“He must increase, but I must decrease.” — John 3: 30 (CSB)
A Christian should ask these questions: Is Jesus in the spotlight rather than us?Is our title, position or achievement in our ministry hinders people to see Christ and His works? Are we willing to lose everything even the ministry itself just to magnify Christ? Are we point people to Christ and not to our leaders, authors, pastors or churches?
It’s not about the numbers or achievements. It’s all about Christ. (John 1: 35-37, John 4: 1-2)
What is the measure of success in the ministry? Is it the numbers of member or converts you garnered?Is it the number of churches you planted? Is it the achievements that you have reached for God? Thankfully that is not how God looks at success. Nor does John the Baptist:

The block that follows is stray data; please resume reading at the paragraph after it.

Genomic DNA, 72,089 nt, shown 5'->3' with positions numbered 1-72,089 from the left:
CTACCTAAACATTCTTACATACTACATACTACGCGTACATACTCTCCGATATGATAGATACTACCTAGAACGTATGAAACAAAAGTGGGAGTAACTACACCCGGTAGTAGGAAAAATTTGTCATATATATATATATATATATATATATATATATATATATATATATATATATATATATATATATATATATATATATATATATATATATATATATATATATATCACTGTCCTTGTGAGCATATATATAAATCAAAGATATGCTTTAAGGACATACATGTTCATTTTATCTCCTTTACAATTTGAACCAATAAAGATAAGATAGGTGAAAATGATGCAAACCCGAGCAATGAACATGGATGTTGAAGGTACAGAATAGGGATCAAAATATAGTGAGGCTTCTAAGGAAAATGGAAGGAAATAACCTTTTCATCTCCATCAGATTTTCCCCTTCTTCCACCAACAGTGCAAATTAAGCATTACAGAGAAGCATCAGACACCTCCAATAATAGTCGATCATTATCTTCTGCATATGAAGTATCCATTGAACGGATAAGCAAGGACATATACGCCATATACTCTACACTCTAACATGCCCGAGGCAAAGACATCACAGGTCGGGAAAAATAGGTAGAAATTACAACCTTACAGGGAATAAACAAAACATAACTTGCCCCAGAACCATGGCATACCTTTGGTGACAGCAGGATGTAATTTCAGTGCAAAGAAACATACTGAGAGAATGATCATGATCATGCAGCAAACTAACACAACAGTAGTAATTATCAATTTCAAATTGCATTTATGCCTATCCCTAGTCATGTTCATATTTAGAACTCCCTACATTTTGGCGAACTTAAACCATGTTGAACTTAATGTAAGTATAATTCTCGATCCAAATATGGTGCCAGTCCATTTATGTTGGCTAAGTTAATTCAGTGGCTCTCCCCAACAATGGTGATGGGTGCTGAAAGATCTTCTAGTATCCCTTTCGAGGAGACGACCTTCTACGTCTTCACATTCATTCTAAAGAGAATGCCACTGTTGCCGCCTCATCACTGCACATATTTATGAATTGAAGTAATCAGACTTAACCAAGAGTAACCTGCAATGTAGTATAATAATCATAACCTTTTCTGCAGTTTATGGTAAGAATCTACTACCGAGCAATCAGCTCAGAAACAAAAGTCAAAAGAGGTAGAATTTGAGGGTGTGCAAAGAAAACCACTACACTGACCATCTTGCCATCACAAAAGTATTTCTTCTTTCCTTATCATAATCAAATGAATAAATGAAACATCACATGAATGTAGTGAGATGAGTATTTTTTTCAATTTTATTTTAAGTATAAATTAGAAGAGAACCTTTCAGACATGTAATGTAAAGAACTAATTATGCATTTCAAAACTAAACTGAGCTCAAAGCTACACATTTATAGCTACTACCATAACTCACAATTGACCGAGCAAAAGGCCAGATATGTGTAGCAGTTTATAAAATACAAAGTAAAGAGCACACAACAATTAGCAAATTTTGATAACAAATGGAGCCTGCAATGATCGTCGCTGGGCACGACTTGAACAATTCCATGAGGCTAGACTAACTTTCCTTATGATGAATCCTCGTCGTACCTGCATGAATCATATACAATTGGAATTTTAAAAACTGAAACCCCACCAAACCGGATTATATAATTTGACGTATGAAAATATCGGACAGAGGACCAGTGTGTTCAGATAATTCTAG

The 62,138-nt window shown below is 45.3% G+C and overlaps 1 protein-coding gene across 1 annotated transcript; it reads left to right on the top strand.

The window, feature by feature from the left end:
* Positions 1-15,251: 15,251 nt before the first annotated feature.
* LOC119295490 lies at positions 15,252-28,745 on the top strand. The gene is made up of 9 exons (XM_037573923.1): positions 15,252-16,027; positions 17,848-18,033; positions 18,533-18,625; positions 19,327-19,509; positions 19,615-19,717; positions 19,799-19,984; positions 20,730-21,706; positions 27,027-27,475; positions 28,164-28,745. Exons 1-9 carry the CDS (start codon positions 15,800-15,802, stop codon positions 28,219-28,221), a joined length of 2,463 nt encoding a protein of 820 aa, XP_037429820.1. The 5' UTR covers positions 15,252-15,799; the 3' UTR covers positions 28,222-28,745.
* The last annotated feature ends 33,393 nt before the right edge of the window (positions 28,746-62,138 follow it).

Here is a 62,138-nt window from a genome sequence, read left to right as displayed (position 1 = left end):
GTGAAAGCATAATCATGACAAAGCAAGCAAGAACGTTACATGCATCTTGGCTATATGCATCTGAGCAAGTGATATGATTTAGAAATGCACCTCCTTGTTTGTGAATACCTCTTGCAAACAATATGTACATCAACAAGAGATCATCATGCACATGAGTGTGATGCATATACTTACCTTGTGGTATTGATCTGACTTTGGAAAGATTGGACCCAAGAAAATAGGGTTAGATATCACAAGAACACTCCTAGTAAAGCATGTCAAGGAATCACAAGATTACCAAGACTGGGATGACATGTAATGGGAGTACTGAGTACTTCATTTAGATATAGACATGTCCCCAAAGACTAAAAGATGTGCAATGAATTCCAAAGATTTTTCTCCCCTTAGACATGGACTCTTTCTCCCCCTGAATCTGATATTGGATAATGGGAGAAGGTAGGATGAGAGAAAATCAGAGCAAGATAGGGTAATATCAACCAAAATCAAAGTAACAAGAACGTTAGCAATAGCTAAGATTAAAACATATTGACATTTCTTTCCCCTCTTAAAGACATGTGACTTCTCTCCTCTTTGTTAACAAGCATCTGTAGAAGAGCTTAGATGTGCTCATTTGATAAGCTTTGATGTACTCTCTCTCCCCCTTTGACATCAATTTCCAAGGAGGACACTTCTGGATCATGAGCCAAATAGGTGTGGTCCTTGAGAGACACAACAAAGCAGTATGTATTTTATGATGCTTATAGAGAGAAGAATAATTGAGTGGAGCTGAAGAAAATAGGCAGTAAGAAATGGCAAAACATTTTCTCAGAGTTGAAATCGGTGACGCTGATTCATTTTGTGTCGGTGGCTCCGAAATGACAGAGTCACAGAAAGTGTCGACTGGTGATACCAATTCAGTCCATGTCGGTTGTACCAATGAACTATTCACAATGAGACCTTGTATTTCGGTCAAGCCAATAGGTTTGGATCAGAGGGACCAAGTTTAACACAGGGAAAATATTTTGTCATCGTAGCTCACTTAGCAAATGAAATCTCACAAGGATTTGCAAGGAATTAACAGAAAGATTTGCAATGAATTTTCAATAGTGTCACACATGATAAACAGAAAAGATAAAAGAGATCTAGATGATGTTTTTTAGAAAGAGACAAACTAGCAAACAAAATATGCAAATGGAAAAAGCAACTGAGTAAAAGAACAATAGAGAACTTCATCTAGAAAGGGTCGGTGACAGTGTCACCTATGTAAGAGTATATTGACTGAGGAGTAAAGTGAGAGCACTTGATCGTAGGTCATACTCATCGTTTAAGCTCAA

“The next day, John was standing with two of his disciples. When he saw Jesus passing by, he said, “Look, the Lamb of God!” The two disciples heard him say this and followed Jesus.”–John 1: 35-37 (CSB)
“When Jesus learned that the Pharisees had heard he was making and baptizing more disciples than John (though Jesus himself was not baptizing, but his disciples were),” — John 4:1–2 (CSB)
For John, what really matters in his ministry is Christ. Let God give you the increase (or decrease) but focus on how to be loyal to our King.
We are to correct people from false teachings (Matthew 3: 7-10)